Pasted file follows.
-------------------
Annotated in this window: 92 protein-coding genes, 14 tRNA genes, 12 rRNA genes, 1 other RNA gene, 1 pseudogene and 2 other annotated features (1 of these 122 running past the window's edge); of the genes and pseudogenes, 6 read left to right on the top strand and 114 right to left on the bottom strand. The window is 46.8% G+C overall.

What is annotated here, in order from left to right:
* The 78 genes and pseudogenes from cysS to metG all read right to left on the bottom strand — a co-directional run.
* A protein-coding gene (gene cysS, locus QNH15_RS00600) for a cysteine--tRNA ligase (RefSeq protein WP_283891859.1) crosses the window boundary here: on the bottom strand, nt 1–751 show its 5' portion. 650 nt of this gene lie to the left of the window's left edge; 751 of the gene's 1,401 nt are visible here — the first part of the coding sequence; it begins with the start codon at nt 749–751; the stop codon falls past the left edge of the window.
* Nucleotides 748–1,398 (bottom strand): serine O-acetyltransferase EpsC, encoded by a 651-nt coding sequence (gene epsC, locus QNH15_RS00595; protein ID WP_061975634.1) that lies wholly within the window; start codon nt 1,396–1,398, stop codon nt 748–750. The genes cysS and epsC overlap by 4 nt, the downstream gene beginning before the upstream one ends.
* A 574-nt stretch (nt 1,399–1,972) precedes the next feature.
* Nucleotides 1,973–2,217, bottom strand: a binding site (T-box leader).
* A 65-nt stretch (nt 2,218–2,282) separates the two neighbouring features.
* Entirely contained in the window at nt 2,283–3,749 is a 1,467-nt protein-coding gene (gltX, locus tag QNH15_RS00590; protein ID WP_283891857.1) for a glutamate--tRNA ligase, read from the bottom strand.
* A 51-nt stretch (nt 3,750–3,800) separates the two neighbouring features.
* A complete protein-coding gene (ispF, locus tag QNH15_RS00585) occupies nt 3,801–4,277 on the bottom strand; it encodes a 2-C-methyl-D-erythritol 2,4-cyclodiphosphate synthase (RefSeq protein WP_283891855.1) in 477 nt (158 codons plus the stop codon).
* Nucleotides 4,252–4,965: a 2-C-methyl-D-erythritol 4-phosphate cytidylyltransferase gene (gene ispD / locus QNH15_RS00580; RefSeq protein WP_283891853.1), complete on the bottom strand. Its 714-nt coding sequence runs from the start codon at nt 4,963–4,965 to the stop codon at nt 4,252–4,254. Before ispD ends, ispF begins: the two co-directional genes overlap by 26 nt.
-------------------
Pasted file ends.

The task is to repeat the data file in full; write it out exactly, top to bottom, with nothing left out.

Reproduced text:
Annotated in this window: 92 protein-coding genes, 14 tRNA genes, 12 rRNA genes, 1 other RNA gene, 1 pseudogene and 2 other annotated features (1 of these 122 running past the window's edge); of the genes and pseudogenes, 6 read left to right on the top strand and 114 right to left on the bottom strand. The window is 46.8% G+C overall.

What is annotated here, in order from left to right:
* The 78 genes and pseudogenes from cysS to metG all read right to left on the bottom strand — a co-directional run.
* A protein-coding gene (gene cysS, locus QNH15_RS00600) for a cysteine--tRNA ligase (RefSeq protein WP_283891859.1) crosses the window boundary here: on the bottom strand, nt 1–751 show its 5' portion. 650 nt of this gene lie to the left of the window's left edge; 751 of the gene's 1,401 nt are visible here — the first part of the coding sequence; it begins with the start codon at nt 749–751; the stop codon falls past the left edge of the window.
* Nucleotides 748–1,398 (bottom strand): serine O-acetyltransferase EpsC, encoded by a 651-nt coding sequence (gene epsC, locus QNH15_RS00595; protein ID WP_061975634.1) that lies wholly within the window; start codon nt 1,396–1,398, stop codon nt 748–750. The genes cysS and epsC overlap by 4 nt, the downstream gene beginning before the upstream one ends.
* A 574-nt stretch (nt 1,399–1,972) precedes the next feature.
* Nucleotides 1,973–2,217, bottom strand: a binding site (T-box leader).
* A 65-nt stretch (nt 2,218–2,282) separates the two neighbouring features.
* Entirely contained in the window at nt 2,283–3,749 is a 1,467-nt protein-coding gene (gltX, locus tag QNH15_RS00590; protein ID WP_283891857.1) for a glutamate--tRNA ligase, read from the bottom strand.
* A 51-nt stretch (nt 3,750–3,800) separates the two neighbouring features.
* A complete protein-coding gene (ispF, locus tag QNH15_RS00585) occupies nt 3,801–4,277 on the bottom strand; it encodes a 2-C-methyl-D-erythritol 2,4-cyclodiphosphate synthase (RefSeq protein WP_283891855.1) in 477 nt (158 codons plus the stop codon).
* Nucleotides 4,252–4,965: a 2-C-methyl-D-erythritol 4-phosphate cytidylyltransferase gene (gene ispD / locus QNH15_RS00580; RefSeq protein WP_283891853.1), complete on the bottom strand. Its 714-nt coding sequence runs from the start codon at nt 4,963–4,965 to the stop codon at nt 4,252–4,254. Before ispD ends, ispF begins: the two co-directional genes overlap by 26 nt.